I’d also be working the phones to see if there’s a rowdy top-six forward with hands and wheels or a proven, young top-four defenseman or goaltender with pedigree available. And I’d be asking if Gagner might fetch me some of that.

If there is – the right player in the right position at the right money — I’d pursue it. If there’s not, I’d happily sit down with Gagner and his agent at the end of the season, if not before, and put my name to the kind of contract that makes it clear Gagner is part of the plan moving forward. In that scenario, I’d look at moving somebody else, likely Hemsky, to get what I need.

I wait with great anticipation to see what Tambellini does.

Listen to Robin Brownlee Wednesdays and Thursdays from 3 p.m. to 5 p.m. on the Jason Gregor Show on TEAM 1260.

  • Quicksilver ballet

    You can’t make an omelette without breaking some eggs.

    3 significant issues the Oilers need to deal with over the next 18 months. Gags,Hemsky and Smid. Send’em all to Poile to deal with for Weber. I’d even throw in the first in 2014 if i had too. Nearly 14 mill per in cap hits out, 7.8 in. Best player in the deal is headed this direction, who cares what’s going the other way. This deal helps both teams.

  • Spurzey

    Not sure why we would want Weber and his large contract. I guess once Horc is off the books we would then have someone to rag on about being overpaid. Who replaces the offence we lose from Gags and Hemmer?

  • Spurzey

    In today’s trade world, we’d be lucky to get full value back. I think Sam is exactly the return we need for Sam. Keep him an Oiler, and let’s move on.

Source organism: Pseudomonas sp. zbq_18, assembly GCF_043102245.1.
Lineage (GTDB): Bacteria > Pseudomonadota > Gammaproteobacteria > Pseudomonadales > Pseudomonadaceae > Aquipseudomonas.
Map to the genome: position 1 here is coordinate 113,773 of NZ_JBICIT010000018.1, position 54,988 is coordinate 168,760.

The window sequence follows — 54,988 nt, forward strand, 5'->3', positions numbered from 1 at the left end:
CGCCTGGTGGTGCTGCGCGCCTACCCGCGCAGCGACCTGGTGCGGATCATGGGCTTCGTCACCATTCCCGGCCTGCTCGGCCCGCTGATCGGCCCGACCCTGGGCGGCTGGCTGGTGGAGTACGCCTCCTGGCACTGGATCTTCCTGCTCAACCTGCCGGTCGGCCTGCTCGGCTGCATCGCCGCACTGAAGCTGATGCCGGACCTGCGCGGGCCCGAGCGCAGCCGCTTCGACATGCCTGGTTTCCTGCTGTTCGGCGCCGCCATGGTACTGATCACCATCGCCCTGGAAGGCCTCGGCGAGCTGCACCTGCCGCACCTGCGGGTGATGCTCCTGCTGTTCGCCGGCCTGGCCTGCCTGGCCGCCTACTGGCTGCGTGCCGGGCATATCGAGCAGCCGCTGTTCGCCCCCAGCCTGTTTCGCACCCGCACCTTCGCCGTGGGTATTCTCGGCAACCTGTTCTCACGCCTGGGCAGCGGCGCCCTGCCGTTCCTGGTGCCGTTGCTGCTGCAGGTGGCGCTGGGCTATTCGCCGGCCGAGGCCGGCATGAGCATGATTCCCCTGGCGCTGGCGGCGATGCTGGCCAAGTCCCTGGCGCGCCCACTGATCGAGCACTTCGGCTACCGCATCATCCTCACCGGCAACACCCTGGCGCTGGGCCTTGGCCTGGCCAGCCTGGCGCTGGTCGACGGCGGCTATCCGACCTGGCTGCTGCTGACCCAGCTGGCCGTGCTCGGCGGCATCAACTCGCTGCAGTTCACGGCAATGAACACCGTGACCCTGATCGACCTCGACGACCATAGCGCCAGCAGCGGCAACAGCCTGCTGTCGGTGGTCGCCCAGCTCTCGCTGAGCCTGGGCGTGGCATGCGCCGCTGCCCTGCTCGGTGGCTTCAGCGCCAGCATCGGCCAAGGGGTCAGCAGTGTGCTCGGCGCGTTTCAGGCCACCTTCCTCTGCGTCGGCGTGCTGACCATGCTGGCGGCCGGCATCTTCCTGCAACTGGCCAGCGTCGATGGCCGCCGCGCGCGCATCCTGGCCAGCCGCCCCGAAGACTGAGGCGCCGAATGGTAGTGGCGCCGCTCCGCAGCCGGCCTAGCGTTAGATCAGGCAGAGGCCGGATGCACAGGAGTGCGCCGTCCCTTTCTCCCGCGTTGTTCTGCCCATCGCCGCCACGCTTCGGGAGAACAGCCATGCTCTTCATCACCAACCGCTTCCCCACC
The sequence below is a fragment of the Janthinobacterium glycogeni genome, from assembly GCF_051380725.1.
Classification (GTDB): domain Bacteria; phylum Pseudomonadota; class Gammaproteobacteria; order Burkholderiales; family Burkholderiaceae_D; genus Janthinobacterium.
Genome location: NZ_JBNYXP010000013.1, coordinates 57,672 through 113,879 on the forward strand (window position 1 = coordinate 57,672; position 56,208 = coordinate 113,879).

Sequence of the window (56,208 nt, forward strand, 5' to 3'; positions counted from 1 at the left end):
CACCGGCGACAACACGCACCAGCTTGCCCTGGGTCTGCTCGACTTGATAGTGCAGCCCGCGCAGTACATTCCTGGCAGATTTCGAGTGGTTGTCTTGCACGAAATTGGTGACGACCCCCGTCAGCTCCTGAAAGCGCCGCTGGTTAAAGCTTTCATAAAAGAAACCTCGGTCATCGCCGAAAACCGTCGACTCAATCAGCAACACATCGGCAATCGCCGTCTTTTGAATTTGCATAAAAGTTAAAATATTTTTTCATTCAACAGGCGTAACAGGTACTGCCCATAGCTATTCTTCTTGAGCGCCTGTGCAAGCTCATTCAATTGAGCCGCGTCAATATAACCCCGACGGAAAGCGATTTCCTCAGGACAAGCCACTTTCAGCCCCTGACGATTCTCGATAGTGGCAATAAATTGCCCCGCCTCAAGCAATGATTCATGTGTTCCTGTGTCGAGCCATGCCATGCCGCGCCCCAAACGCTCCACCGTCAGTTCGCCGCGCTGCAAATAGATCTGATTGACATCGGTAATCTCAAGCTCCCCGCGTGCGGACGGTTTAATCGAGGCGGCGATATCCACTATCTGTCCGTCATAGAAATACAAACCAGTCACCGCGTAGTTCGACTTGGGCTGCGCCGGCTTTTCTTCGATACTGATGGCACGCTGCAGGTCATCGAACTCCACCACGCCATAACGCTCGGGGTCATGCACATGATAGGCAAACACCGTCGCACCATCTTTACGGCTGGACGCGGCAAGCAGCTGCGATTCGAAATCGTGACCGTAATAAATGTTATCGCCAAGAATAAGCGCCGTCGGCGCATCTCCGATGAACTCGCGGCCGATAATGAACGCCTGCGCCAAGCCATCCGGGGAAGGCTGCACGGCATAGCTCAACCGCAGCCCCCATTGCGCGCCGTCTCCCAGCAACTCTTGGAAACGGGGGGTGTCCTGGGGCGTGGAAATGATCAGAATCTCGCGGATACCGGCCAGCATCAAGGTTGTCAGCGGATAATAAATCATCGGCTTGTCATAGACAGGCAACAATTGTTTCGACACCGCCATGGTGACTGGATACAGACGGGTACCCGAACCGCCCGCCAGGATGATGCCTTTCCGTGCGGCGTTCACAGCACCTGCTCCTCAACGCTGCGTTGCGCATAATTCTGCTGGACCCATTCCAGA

• PlayDirty

    I think that when Sam’s career is over, I could see it being Mark Recchi-like. A bit better offensively, not quite as good defensively. But he adds value through grit, determination and leadership.

    If we had a chance to improve our #1C role to someone with some meat, Sam could be a perfect #2C. I love RNH but what if 5 years from now, we see more performances like this year than last? I get the shoulder thing and I’m not saying I’d like to see Nuge gone at all but I don’t think it’s a door that should be slammed shut and locked.

    As for Weber – I’ve never heard of any team being too good too add one of the top 3 d-man in the world if given the opportunity and there is a deal to be had.

      • Citizen David

        The comparison is so mote its not even in the same conversation. Recchi’s linemates in Pittsburgh.Lemieux. Jagr. Stevens. HOF guys. When he was in Philly he had John Leclair and Eric Lindros.In Montreal he played with saku Koivu and Vincent Damphousse. He played with elite talent most of his career due to the fact that “he” was elite talent. Sam is not even in the same conversation as Recchi.